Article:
This week, as a follow-up to the earlier mixtape Nehru Jackets Das Racist member Himanshu Suri – aka Heems – drops a new free-to-download collection in the shape of Wild Water Kingdom. The indie-rap pop-culture encyclopedic mind can’t contain it’s prolific energies, and the result is a sprawling seventeen tracks of cross-referencing rhymes and fluid beats.
As with Nehru Jackets this mix is a step into more serious territory for Heems as a solo artist. Of course Das Racist are a serious outfit, but here there is a sense of deeper reflection and personal sincerities, higher in caliber than the usually broad, sociological swipes. From a rapper who claims to be raised by TV - the result of both parents working two jobs – the acquired wisdom is broad and sometimes rhymes employ a channel-surfing approach to continuity. These expressions belong together in this time, but relativity is not always obvious.
Despite the breadth of vision on display there are moments of patience “Deepak Choppa” is a cutting glance at guru-ism, the perception of westerners, and the romanticism of spirituality. “Water, water, water, water, water!” lyrically drips over fires of the disco inferno, whilst instrumentally synthesized bubbles make their noise, bouncing against the beat. The undercurrent is an unpleasant verse, threatening to deport those with unusual ideas, unusual skin colors, unusual names.
Opening track “WWK Intro” offers up the surrealism that fans of Heems and usual company will devour. Wild Water Kingdom sounds like a superficially inviting theme park, there are bewitching echoes over the surface of the verse, laced in by B. Official's easy production work. However, there’s darkness here too, beneath the waves of easy beats a thirst is building. This is a dreamlike passage which opens out ahead of all following tracks. Water, in all of it’s forms is splashed about, taking the shape of some containers, denying the laws of others. It’s an abundant metaphor that offers and removes life.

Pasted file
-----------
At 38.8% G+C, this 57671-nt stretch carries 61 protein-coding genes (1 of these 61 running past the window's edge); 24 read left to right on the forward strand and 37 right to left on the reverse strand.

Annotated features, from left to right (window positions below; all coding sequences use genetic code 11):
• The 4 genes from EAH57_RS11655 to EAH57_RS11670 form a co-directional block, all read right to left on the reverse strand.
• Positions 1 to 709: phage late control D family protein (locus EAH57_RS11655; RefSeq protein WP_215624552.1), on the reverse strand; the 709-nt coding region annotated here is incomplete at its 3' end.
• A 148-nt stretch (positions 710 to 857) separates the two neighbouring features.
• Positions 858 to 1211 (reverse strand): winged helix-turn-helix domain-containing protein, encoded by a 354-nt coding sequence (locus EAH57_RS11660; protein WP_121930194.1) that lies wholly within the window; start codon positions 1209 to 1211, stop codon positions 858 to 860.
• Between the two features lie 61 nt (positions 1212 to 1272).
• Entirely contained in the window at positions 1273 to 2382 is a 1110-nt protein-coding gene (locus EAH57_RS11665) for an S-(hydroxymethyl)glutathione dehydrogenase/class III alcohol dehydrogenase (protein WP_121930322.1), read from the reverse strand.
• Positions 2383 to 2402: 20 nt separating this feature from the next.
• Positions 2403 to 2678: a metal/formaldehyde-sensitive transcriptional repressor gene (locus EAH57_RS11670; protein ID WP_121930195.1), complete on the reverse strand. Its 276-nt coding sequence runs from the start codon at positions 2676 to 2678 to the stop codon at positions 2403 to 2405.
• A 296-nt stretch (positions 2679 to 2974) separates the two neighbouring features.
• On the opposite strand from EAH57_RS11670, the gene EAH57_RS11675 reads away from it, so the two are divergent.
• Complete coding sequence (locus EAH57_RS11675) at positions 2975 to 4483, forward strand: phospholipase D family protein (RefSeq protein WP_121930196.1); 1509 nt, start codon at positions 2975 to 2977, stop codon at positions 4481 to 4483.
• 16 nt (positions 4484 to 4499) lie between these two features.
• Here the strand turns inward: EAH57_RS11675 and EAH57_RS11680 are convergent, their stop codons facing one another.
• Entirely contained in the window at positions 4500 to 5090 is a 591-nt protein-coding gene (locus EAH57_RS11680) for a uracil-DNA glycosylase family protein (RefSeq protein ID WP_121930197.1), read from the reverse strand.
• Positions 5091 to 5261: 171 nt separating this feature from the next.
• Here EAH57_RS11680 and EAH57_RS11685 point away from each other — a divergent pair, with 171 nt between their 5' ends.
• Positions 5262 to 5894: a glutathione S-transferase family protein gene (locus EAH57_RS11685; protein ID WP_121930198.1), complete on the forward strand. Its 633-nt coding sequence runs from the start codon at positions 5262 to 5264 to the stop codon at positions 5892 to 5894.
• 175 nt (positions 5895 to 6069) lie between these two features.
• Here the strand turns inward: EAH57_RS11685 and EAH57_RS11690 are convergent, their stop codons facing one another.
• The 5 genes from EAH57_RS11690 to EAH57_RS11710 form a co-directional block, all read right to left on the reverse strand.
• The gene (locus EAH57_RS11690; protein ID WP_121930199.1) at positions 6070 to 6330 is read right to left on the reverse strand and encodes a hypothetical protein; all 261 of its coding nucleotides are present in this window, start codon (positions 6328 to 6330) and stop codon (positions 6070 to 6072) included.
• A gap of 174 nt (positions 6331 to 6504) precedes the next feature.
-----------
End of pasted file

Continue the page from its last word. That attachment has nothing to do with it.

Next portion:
Other guesting producers include Harry Fraud, Keyboard Kid, Crookers, Beautiful Lou, LE1F, Shaleik, Mike Finito, and Lushlife – and the sedimentary feel of layers settling ontop of layers is very real. Things just seem to get a little heavier toward the bottom of the mix. “Combat Jack Show Freestyle” closing the collection has a well-rounded bass, a stabbed piano, a twisted synth, scratched vinyl and a wonderful freestyle assault on the corruption of the American Dream.
“Cowabunga Gnarly” is a standout moment. It’s an easy shoulder-dropping track that sounds like an extension of summer. Again, like the rest of the mix, the key to the magic is the multi-layering of textures. Vocally Heems allows a raspier than usual flow, an angelic choir is looped in, and an almost demonic sample drops off the scale. All of this occurs on an Jamaican flavored tempo, as friends’ integrity is questioned, the surrendering of cash to mother, the concerns individual loss and gain – a boastful swagger, but also a sense that Heems knows he’s susceptible to exaggeration, and that he may be lost in his own tidal wave.
Wild Water Kingdom is a smart release. It’s an engaging collection of tempers, all riding on the broader concept. As mixtapes go it’s a complete vision that expands on what is usually achieved. As yet another free download from Heems this is a collection that further underlines the generosity of the artist’s spirit.
Standout Tracks: “Cowabunga Gnarly”, “Combat Jack Show Freestyle”, “Killing Time”
For Fans Of: Das Racist, Darwin Deez